New files from any source are getting
worse and worse as times goes on. So few people understand files and what
they are supposed to do anymore. What you can and
cannot do with a file?
(Namely, files are supposed to be dumped
into the bottom of a dirty rusty toolbox piled high with
sockets and wrenches. Then banged around and the
lid left open in the rain some of the time. They are supposed to be used mostly with
quick short strokes in one spot all the time and then
thrown on the ground when finished. Pick them up
the next day and slam back into the tool box.)
The file makers are all making files to
fit the modern American psyche. Whether Peoria,
Geneva, Bangkok, or New Delhi they make files with fat
blunt teeth so they don't chip in moronically harsh
treatment. But this means they never cut for s--t
in the first place!
Think block plane with a 60degree bevel!
You can bang it down on concrete and it won't chip, but
its a poor tool to actually work with. Only files
made before 1960 (my own casual observation cutoff date,
I expect to be wrong a little) were made with much more
fragile, but infinitely sharper teeth.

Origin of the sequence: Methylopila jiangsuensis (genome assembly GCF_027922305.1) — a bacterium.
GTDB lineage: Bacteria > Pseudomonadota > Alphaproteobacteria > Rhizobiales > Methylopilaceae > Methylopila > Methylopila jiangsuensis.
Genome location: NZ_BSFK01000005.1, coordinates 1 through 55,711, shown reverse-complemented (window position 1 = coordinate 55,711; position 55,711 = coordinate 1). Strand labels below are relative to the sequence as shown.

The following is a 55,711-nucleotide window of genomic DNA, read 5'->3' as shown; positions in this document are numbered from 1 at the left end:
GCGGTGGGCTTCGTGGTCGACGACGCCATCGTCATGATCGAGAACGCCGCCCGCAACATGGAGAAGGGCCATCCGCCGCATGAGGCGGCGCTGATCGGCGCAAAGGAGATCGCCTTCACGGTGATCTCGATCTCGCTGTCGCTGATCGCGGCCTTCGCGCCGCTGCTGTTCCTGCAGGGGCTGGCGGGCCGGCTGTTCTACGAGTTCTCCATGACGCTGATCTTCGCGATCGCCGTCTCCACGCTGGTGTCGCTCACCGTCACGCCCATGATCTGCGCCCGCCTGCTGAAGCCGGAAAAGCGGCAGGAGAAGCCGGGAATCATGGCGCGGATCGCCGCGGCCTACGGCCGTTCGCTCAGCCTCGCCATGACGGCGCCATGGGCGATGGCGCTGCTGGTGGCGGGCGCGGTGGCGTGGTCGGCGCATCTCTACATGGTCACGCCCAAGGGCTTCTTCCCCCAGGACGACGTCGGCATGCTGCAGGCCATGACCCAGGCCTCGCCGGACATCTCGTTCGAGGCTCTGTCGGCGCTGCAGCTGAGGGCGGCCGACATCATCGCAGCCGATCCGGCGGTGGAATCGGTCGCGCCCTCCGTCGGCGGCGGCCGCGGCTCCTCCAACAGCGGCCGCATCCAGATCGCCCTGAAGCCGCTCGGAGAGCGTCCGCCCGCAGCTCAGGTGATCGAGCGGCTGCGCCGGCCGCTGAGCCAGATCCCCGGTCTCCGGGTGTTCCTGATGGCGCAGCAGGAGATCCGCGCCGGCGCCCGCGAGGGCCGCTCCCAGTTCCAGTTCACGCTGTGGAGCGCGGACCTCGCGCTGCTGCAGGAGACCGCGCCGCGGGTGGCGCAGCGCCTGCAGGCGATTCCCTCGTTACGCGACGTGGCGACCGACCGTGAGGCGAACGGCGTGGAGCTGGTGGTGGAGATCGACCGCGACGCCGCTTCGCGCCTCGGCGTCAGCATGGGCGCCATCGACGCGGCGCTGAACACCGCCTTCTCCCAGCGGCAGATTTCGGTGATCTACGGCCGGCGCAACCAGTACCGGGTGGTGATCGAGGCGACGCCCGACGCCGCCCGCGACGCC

So vintage NOS saw files, as high
quality saws are gaining more and more respect in the
world, will eventually rise in desirability and price.
But it will not happen unless enough people wise up and
go back to treating a file like the miraculous, but
fragile tool it really is. Then Nicholson and others will happily
go back to making great files and we won't need to
scrounge for the old stock so hard.
A fine file deserves a fine handle.
Having refined tools helps center your mind for fine and
demanding jobs. Rosewood, carved madrone, high
color tan oak, nothing is too good for your best work.
Needle files usually have one or two
detachable handles. I make clamping chucks from
brass pipe/tube fittings attached to wooden handles for
Files also need a home. Piling them up
is the same as grinding them into the dirt. And worse.
Nothing dulls a file like another file.
Blown out Levi's legs make perfect file
bags that anyone can sew up.
The backsides of
cupboard doors is otherwise wasted space that can safely
hold lots of files at the ready.
As you can see, making the handles
different from each other saves time hunting the one
file you need. Thin planks can be slotted to hold
needle fines and they stack in a drawer just right.